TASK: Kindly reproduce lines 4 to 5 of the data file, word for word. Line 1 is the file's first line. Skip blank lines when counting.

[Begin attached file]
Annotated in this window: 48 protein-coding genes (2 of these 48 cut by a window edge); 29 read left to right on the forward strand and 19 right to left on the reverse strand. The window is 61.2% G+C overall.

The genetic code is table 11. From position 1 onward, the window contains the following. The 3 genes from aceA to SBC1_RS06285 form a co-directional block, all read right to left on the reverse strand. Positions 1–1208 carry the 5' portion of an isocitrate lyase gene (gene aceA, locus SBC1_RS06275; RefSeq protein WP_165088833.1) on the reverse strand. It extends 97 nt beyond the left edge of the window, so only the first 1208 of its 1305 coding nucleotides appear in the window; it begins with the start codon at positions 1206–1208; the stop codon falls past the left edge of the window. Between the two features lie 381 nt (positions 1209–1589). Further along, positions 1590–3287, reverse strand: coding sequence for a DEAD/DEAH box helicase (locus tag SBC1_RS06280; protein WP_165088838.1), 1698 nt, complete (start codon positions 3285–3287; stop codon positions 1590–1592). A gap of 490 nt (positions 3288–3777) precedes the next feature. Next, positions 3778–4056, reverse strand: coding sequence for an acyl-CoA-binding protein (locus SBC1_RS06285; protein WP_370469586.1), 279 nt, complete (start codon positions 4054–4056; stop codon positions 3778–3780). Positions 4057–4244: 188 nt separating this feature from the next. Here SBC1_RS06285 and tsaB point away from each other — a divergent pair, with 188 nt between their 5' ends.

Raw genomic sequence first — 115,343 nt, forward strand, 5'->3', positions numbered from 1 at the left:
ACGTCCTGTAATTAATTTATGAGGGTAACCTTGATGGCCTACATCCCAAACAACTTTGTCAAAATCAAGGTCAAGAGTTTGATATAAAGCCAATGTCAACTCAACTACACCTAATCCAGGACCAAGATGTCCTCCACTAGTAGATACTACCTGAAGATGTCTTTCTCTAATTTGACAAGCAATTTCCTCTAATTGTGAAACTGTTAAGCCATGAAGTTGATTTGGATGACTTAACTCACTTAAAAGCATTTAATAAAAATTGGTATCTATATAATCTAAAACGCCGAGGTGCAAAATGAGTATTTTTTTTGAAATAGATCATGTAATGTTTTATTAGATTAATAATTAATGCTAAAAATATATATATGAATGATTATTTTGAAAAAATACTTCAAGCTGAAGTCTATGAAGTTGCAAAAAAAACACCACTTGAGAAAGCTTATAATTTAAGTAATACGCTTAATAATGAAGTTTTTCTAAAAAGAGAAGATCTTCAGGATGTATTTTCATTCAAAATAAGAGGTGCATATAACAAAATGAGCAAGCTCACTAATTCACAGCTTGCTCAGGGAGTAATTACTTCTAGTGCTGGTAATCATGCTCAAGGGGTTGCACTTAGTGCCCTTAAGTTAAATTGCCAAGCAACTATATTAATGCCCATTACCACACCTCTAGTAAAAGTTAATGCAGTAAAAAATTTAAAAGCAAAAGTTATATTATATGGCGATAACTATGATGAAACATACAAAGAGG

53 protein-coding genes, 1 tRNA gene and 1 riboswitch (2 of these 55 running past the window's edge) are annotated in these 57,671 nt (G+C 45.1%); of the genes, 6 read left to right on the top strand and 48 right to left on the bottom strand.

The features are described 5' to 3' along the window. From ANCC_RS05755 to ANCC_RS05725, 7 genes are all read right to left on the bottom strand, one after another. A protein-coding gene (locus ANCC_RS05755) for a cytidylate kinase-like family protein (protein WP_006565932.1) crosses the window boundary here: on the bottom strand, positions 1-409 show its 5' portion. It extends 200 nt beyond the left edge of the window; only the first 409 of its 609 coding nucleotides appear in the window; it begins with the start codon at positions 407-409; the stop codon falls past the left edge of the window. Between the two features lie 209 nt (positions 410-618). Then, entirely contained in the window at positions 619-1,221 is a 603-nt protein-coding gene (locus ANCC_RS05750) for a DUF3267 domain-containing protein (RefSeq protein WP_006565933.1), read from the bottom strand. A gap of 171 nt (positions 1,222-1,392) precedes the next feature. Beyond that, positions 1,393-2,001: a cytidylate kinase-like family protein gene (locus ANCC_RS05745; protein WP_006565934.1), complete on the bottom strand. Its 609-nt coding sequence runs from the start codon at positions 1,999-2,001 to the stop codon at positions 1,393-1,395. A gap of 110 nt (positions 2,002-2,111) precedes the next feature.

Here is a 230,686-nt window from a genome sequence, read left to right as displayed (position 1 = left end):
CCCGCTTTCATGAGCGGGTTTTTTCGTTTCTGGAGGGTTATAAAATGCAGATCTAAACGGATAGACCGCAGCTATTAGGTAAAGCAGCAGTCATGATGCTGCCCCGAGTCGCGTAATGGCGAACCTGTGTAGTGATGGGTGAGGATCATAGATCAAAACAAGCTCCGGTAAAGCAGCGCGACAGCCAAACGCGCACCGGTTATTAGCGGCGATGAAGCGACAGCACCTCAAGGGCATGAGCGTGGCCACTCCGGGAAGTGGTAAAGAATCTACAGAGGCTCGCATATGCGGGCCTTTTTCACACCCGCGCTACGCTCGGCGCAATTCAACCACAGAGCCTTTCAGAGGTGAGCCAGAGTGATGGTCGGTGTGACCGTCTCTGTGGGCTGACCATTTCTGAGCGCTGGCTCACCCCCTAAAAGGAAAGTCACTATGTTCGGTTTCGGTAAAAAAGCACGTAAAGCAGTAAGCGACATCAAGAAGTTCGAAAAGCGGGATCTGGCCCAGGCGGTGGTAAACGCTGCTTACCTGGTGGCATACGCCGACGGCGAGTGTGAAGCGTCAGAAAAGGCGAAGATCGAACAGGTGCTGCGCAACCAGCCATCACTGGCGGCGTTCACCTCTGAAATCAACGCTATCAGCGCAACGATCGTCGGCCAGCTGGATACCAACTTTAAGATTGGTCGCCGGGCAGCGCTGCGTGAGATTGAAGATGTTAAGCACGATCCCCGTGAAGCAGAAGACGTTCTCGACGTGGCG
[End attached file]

ACGTCCTGTAATTAATTTATGAGGGTAACCTTGATGGCCTACATCCCAAACAACTTTGTCAAAATCAAGGTCAAGAGTTTGATATAAAGCCAATGTCAACTCAACTACACCTAATCCAGGACCAAGATGTCCTCCACTAGTAGATACTACCTGAAGATGTCTTTCTCTAATTTGACAAGCAATTTCCTCTAATTGTGAAACTGTTAAGCCATGAAGTTGATTTGGATGACTTAACTCACTTAAAAGCATTTAATAAAAATTGGTATCTATATAATCTAAAACGCCGAGGTGCAAAATGAGTATTTTTTTTGAAATAGATCATGTAATGTTTTATTAGATTAATAATTAATGCTAAAAATATATATATGAATGATTATTTTGAAAAAATACTTCAAGCTGAAGTCTATGAAGTTGCAAAAAAAACACCACTTGAGAAAGCTTATAATTTAAGTAATACGCTTAATAATGAAGTTTTTCTAAAAAGAGAAGATCTTCAGGATGTATTTTCATTCAAAATAAGAGGTGCATATAACAAAATGAGCAAGCTCACTAATTCACAGCTTGCTCAGGGAGTAATTACTTCTAGTGCTGGTAATCATGCTCAAGGGGTTGCACTTAGTGCCCTTAAGTTAAATTGCCAAGCAACTATATTAATGCCCATTACCACACCTCTAGTAAAAGTTAATGCAGTAAAAAATTTAAAAGCAAAAGTTATATTATATGGCGATAACTATGATGAAACATACAAAGAGG

53 protein-coding genes, 1 tRNA gene and 1 riboswitch (2 of these 55 running past the window's edge) are annotated in these 57,671 nt (G+C 45.1%); of the genes, 6 read left to right on the top strand and 48 right to left on the bottom strand.